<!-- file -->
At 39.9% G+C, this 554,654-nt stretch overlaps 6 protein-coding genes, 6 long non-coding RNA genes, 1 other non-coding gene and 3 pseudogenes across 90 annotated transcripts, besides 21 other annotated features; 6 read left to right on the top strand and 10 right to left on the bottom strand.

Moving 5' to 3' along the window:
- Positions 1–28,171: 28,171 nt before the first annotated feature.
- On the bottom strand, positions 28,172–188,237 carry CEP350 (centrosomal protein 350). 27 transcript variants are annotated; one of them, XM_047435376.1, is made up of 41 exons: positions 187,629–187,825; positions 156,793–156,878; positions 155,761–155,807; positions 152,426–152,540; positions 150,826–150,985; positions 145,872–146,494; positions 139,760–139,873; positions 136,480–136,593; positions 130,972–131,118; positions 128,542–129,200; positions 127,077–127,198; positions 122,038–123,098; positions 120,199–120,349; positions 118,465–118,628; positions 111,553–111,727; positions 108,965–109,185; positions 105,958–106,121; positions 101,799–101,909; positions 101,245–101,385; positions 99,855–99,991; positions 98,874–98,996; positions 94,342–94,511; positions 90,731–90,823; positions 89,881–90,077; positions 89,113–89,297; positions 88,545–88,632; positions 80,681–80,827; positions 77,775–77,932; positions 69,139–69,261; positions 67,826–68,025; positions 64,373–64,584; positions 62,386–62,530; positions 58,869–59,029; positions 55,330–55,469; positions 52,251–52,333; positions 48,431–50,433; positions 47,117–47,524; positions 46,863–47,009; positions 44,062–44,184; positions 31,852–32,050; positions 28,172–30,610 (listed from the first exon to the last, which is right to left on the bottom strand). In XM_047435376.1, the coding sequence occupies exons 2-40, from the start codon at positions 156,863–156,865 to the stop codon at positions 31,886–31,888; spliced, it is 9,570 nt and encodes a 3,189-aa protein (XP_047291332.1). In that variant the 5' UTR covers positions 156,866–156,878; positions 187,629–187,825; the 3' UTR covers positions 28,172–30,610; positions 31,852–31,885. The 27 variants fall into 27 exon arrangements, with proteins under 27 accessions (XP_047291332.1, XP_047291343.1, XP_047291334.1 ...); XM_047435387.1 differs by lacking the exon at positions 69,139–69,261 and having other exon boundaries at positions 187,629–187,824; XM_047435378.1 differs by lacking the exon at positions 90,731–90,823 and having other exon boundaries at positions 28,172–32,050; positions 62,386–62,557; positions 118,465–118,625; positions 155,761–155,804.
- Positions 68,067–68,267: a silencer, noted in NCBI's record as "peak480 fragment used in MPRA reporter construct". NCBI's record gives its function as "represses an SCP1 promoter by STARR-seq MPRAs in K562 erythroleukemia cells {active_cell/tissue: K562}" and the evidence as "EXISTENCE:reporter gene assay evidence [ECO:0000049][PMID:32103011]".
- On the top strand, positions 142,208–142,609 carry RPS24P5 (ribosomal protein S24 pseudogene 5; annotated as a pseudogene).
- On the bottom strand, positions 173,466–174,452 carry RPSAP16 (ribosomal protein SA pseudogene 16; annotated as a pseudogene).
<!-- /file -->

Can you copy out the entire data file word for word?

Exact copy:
At 39.9% G+C, this 554,654-nt stretch overlaps 6 protein-coding genes, 6 long non-coding RNA genes, 1 other non-coding gene and 3 pseudogenes across 90 annotated transcripts, besides 21 other annotated features; 6 read left to right on the top strand and 10 right to left on the bottom strand.

Moving 5' to 3' along the window:
- Positions 1–28,171: 28,171 nt before the first annotated feature.
- On the bottom strand, positions 28,172–188,237 carry CEP350 (centrosomal protein 350). 27 transcript variants are annotated; one of them, XM_047435376.1, is made up of 41 exons: positions 187,629–187,825; positions 156,793–156,878; positions 155,761–155,807; positions 152,426–152,540; positions 150,826–150,985; positions 145,872–146,494; positions 139,760–139,873; positions 136,480–136,593; positions 130,972–131,118; positions 128,542–129,200; positions 127,077–127,198; positions 122,038–123,098; positions 120,199–120,349; positions 118,465–118,628; positions 111,553–111,727; positions 108,965–109,185; positions 105,958–106,121; positions 101,799–101,909; positions 101,245–101,385; positions 99,855–99,991; positions 98,874–98,996; positions 94,342–94,511; positions 90,731–90,823; positions 89,881–90,077; positions 89,113–89,297; positions 88,545–88,632; positions 80,681–80,827; positions 77,775–77,932; positions 69,139–69,261; positions 67,826–68,025; positions 64,373–64,584; positions 62,386–62,530; positions 58,869–59,029; positions 55,330–55,469; positions 52,251–52,333; positions 48,431–50,433; positions 47,117–47,524; positions 46,863–47,009; positions 44,062–44,184; positions 31,852–32,050; positions 28,172–30,610 (listed from the first exon to the last, which is right to left on the bottom strand). In XM_047435376.1, the coding sequence occupies exons 2-40, from the start codon at positions 156,863–156,865 to the stop codon at positions 31,886–31,888; spliced, it is 9,570 nt and encodes a 3,189-aa protein (XP_047291332.1). In that variant the 5' UTR covers positions 156,866–156,878; positions 187,629–187,825; the 3' UTR covers positions 28,172–30,610; positions 31,852–31,885. The 27 variants fall into 27 exon arrangements, with proteins under 27 accessions (XP_047291332.1, XP_047291343.1, XP_047291334.1 ...); XM_047435387.1 differs by lacking the exon at positions 69,139–69,261 and having other exon boundaries at positions 187,629–187,824; XM_047435378.1 differs by lacking the exon at positions 90,731–90,823 and having other exon boundaries at positions 28,172–32,050; positions 62,386–62,557; positions 118,465–118,625; positions 155,761–155,804.
- Positions 68,067–68,267: a silencer, noted in NCBI's record as "peak480 fragment used in MPRA reporter construct". NCBI's record gives its function as "represses an SCP1 promoter by STARR-seq MPRAs in K562 erythroleukemia cells {active_cell/tissue: K562}" and the evidence as "EXISTENCE:reporter gene assay evidence [ECO:0000049][PMID:32103011]".
- On the top strand, positions 142,208–142,609 carry RPS24P5 (ribosomal protein S24 pseudogene 5; annotated as a pseudogene).
- On the bottom strand, positions 173,466–174,452 carry RPSAP16 (ribosomal protein SA pseudogene 16; annotated as a pseudogene).